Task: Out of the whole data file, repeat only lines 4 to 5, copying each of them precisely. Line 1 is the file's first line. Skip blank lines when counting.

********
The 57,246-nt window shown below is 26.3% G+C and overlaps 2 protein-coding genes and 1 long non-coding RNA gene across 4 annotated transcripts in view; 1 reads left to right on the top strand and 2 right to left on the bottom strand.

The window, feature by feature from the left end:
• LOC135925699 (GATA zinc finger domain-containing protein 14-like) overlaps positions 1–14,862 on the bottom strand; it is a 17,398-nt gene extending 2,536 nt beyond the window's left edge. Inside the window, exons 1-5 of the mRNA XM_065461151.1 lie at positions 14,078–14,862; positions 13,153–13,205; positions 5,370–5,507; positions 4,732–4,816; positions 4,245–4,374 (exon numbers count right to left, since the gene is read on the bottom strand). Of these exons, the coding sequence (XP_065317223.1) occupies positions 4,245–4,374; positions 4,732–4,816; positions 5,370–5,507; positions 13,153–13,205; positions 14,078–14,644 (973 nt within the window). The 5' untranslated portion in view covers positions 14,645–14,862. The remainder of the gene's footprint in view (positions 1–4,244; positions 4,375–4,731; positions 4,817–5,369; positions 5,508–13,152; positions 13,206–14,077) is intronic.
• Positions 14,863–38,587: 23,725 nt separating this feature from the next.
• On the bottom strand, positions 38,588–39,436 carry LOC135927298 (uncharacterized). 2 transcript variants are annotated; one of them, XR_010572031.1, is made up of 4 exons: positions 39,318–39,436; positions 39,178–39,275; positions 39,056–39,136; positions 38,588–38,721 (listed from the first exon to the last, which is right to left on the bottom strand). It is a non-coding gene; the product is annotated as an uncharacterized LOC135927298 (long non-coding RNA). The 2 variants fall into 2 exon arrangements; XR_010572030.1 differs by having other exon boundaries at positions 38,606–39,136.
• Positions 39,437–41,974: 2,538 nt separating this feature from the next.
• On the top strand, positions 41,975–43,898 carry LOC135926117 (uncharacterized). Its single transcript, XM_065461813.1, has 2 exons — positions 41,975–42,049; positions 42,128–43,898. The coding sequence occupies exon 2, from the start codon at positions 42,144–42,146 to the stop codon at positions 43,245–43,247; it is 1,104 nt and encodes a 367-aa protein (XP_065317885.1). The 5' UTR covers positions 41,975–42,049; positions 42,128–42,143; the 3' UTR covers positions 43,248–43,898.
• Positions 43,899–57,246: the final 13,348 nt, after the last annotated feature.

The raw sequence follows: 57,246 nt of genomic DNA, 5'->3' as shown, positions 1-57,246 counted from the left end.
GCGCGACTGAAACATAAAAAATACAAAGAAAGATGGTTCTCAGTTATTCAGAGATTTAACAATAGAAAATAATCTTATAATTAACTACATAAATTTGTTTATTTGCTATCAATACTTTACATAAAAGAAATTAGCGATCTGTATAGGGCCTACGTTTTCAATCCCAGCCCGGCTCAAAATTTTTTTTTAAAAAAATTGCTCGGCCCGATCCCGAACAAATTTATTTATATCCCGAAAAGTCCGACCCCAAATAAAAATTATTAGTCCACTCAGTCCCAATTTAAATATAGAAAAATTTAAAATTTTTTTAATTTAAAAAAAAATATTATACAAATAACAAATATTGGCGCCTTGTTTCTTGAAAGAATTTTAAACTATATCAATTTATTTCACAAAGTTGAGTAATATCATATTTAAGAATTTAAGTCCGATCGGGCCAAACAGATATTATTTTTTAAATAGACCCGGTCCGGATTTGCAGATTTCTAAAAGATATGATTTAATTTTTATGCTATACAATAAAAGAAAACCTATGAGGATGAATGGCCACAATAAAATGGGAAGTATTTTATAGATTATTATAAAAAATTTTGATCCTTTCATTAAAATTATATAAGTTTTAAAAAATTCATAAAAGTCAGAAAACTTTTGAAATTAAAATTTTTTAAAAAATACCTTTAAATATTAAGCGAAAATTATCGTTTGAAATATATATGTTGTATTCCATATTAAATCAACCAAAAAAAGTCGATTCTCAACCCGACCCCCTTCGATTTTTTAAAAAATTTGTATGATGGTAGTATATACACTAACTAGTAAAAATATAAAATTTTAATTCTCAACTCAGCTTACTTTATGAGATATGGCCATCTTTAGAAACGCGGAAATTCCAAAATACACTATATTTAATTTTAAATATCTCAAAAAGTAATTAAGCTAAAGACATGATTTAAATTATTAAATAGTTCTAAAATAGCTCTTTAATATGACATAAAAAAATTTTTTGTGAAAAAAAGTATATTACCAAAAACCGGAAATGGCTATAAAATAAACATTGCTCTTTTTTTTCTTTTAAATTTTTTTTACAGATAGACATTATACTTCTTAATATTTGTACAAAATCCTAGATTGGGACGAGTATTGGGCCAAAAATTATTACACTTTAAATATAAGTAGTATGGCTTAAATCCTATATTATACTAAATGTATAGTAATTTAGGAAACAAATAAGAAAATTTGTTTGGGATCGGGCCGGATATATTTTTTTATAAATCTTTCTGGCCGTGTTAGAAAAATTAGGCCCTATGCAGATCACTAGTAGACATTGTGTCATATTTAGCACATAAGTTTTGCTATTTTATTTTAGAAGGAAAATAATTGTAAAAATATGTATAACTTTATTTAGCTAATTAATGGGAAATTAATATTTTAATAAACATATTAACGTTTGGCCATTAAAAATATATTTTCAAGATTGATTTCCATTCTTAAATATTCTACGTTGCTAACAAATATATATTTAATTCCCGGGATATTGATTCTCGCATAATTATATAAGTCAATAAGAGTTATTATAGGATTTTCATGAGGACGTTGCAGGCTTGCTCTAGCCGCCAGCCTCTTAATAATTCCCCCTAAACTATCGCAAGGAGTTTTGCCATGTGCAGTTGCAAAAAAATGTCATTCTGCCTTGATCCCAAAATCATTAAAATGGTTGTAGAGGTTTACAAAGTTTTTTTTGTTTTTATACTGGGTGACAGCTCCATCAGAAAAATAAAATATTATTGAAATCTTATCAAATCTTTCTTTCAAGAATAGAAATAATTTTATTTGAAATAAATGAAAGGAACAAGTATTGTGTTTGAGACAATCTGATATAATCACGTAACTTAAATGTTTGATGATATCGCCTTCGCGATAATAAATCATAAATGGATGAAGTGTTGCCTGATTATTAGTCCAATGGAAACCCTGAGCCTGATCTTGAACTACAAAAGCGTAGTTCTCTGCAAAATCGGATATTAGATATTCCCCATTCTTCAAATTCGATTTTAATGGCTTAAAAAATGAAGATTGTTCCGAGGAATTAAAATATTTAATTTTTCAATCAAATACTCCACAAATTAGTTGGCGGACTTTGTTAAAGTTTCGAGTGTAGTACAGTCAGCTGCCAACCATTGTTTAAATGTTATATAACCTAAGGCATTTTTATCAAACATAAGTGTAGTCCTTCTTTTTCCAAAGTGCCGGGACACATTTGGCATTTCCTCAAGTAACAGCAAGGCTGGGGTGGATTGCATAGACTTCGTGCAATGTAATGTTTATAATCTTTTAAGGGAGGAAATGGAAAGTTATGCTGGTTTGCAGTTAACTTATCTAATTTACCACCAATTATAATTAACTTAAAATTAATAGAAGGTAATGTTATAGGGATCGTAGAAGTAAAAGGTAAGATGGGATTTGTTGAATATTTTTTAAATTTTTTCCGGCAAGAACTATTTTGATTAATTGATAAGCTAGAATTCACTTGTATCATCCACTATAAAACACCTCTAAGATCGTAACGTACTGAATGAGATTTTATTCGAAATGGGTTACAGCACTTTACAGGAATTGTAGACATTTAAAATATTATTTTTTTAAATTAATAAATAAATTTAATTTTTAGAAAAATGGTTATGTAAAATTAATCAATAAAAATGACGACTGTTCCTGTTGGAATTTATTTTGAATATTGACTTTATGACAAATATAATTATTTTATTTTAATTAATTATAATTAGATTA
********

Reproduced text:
• Positions 14,863–38,587: 23,725 nt separating this feature from the next.
• On the bottom strand, positions 38,588–39,436 carry LOC135927298 (uncharacterized). 2 transcript variants are annotated; one of them, XR_010572031.1, is made up of 4 exons: positions 39,318–39,436; positions 39,178–39,275; positions 39,056–39,136; positions 38,588–38,721 (listed from the first exon to the last, which is right to left on the bottom strand). It is a non-coding gene; the product is annotated as an uncharacterized LOC135927298 (long non-coding RNA). The 2 variants fall into 2 exon arrangements; XR_010572030.1 differs by having other exon boundaries at positions 38,606–39,136.